Diamond cutters and other workers in the diamond industry cut and polish rough diamonds in such a way as to reflect maximum light.
Diamond cutting involves a number of stages, each requiring a specialised tradesman to do the job:
Sorter: Diamonds are first sorted by diamond sorters into various shapes, sizes, colours and qualities.
Marker / Designer: Diamond markers’ skills are similar to those of architects. Markers and designers decide what the final diamonds will look like when completed.
Polisher: There are an infinite number of ways in which a diamond may be polished and the decision as to how the diamond should be marked will be based on an attempt to maximise the value of the finished product.
Diamond Sawyer: Sawyers saw the diamond using copper discs spread with diamond powder and oil. Sawyers set stones in holders containing plaster. Stones are then placed in sawing machines and the lines on the diamonds carefully aligned with saw-blades.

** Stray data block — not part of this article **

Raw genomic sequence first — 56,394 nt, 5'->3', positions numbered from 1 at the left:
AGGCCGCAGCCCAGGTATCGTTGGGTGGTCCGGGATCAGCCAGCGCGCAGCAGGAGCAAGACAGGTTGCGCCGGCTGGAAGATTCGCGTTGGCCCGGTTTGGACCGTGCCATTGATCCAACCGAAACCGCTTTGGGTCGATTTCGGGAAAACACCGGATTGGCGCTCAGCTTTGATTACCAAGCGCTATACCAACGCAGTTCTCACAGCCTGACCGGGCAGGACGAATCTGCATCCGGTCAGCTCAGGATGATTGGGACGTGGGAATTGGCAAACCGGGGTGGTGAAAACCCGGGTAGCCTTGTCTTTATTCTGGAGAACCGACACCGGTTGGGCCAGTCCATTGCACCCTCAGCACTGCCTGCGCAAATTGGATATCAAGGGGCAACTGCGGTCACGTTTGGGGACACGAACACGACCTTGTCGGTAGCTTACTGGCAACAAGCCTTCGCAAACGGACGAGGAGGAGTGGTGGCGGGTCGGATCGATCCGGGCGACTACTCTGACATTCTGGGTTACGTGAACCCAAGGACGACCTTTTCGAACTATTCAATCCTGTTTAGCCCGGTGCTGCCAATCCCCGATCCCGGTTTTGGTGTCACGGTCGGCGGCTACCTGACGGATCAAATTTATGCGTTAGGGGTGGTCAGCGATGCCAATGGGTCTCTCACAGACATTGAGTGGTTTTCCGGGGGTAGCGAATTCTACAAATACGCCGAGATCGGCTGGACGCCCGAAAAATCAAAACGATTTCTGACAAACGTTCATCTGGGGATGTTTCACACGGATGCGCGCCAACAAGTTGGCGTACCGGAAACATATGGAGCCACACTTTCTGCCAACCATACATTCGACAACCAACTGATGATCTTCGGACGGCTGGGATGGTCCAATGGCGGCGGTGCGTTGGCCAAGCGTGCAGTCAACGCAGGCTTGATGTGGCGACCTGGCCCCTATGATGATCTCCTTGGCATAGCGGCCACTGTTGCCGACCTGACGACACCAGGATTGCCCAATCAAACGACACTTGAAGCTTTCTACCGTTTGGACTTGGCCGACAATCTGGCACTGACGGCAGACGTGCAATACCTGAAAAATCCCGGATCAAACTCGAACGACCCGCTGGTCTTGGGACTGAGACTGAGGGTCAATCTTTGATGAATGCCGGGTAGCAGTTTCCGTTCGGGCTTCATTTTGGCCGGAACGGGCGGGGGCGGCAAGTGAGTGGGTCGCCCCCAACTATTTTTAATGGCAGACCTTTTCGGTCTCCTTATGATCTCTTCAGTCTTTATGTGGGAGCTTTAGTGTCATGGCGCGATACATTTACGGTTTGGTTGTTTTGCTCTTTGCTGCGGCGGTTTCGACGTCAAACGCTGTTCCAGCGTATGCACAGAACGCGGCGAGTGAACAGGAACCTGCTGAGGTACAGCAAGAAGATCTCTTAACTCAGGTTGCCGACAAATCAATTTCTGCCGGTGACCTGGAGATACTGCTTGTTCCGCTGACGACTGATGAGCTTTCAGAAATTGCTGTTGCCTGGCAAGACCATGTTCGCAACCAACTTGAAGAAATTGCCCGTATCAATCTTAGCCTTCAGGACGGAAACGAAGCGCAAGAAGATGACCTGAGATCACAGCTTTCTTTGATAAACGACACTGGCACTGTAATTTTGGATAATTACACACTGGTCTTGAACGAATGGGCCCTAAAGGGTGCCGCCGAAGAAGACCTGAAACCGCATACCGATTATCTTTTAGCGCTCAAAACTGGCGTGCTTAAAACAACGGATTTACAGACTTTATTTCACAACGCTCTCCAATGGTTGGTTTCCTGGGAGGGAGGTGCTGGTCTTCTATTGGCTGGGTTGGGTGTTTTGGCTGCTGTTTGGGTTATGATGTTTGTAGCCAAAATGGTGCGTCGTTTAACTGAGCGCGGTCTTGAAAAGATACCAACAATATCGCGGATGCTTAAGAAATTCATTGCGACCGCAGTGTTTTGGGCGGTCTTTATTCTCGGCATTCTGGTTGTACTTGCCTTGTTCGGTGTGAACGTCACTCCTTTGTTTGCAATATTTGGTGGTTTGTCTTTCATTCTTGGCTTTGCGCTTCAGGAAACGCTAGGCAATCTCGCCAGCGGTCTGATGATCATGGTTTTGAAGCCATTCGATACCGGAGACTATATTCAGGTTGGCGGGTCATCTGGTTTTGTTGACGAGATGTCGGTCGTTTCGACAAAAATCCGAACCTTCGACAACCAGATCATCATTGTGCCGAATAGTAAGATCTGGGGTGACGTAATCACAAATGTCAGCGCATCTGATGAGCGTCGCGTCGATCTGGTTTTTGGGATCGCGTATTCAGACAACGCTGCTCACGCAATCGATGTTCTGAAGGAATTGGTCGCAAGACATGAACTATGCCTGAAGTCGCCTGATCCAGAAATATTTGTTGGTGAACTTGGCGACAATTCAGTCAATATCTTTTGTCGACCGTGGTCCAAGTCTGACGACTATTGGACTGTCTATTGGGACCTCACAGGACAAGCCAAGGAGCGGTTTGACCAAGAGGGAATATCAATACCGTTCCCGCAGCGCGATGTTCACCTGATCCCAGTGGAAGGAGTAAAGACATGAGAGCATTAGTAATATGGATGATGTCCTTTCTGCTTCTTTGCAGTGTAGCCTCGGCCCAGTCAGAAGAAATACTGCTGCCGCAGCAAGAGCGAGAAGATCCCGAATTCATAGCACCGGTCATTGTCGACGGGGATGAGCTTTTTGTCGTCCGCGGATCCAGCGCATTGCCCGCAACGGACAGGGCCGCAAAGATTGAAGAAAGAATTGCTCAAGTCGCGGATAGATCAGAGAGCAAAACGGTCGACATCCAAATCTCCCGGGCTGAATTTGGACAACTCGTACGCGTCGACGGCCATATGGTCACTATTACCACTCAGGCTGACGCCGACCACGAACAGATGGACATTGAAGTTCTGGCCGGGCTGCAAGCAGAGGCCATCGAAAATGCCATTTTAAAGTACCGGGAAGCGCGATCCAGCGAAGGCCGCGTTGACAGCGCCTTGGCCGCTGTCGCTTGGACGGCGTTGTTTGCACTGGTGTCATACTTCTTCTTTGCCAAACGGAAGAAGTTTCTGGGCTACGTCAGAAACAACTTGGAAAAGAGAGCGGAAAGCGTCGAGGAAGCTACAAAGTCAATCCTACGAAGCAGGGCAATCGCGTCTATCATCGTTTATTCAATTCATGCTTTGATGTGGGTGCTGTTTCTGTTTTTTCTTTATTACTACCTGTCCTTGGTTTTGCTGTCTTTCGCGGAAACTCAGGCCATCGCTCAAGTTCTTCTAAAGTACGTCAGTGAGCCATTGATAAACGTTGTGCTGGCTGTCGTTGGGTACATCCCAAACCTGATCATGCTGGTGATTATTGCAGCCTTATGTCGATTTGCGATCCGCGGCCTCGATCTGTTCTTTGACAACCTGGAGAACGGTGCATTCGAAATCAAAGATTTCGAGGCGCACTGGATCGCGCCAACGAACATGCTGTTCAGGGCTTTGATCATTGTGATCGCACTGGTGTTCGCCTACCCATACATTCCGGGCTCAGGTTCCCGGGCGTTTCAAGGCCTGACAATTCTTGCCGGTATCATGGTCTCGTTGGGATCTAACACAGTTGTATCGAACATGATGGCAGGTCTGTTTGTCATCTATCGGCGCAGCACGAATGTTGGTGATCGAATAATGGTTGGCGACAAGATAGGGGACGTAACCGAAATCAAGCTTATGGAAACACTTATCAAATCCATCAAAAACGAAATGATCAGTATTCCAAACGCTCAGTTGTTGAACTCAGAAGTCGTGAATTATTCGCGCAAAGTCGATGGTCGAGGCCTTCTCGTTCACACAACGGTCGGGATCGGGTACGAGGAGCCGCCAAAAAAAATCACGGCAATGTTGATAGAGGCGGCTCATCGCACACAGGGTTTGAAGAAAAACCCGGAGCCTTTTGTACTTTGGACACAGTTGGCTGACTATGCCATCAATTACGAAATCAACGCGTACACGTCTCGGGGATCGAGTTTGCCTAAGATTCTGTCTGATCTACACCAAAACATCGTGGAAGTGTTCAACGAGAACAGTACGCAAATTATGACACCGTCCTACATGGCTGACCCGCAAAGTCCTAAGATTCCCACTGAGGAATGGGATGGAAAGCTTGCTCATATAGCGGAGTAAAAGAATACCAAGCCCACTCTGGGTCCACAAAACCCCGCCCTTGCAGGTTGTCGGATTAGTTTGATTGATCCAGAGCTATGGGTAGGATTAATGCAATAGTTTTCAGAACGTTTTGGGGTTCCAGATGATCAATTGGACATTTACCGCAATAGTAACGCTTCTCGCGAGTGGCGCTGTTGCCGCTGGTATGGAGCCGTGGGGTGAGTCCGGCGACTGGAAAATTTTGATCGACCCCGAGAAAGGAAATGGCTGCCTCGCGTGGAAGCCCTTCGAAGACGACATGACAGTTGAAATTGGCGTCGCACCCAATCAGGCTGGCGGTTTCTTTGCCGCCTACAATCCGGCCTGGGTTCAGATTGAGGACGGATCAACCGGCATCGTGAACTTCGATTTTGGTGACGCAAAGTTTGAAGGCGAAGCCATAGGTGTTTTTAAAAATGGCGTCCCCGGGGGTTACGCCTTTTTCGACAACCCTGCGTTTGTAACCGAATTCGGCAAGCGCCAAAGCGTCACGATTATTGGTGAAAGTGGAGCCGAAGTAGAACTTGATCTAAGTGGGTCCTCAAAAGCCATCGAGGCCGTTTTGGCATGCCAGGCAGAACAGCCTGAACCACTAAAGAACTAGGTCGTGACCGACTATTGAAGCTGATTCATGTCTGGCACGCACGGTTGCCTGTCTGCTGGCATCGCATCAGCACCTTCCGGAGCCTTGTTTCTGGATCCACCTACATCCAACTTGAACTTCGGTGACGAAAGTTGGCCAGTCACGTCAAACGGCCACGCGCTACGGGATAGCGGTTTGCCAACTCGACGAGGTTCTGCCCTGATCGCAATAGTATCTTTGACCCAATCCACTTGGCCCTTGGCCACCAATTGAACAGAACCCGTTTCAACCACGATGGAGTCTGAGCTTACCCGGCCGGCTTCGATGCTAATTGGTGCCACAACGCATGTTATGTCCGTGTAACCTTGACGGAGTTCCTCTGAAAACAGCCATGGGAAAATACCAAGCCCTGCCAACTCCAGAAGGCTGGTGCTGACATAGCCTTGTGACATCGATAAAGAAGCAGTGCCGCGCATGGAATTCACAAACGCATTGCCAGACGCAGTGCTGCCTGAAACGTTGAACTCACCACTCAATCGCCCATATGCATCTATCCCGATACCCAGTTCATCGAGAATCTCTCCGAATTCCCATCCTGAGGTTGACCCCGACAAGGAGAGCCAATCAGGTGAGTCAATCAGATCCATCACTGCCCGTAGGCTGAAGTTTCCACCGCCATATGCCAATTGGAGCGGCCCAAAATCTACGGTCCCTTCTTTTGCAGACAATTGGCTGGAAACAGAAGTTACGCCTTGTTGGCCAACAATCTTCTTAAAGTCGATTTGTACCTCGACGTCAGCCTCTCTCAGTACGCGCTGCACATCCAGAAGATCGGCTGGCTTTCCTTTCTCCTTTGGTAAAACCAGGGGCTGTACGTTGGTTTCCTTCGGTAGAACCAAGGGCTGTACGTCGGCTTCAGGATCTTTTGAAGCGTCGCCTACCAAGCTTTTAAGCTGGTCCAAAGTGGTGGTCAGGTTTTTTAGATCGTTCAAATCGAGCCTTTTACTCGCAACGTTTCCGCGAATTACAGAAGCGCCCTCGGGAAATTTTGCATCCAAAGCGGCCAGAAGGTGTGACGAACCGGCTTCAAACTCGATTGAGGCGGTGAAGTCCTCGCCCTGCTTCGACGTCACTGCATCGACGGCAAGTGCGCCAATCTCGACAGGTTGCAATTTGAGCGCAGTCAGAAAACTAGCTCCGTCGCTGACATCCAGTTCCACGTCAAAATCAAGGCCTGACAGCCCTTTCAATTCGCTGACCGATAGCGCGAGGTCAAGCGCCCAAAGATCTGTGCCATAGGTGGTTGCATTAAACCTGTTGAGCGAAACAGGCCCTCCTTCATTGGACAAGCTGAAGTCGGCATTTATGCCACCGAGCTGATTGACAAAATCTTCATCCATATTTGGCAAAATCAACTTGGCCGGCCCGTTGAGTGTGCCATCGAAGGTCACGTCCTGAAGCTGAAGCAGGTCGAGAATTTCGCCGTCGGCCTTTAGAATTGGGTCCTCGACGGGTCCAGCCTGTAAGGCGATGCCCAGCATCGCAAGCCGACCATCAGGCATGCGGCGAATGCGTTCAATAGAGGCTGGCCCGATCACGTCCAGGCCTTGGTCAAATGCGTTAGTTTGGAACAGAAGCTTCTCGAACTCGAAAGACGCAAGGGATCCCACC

Diamond Cutter: Cutters create perfectly round diamonds with the optimum diameter. Industrial diamonds are used to cut diamonds. Diamond cutters receive diamonds from sawyers to start the second phase of finishing off the rough diamond.
Cross Worker: Cross workers lay the foundation of the diamond and follow instructions to obtain the optimum value for finished products. The work is done on a polishing disc covered with diamond powder. The diamond is held in a clamp and 18 facets are polished one by one.
Brillianteer: The last process of refining the rough diamond is to polish it. The sharp edges of the top and eight angles are cut away so that in the end the brilliantly shaped diamond will have 58 facets which reflect light to give it its characteristic brilliance.
Nearly all diamond-cutting factories are located in the Witwatersrand area, resulting in these artisans living in or moving to that area.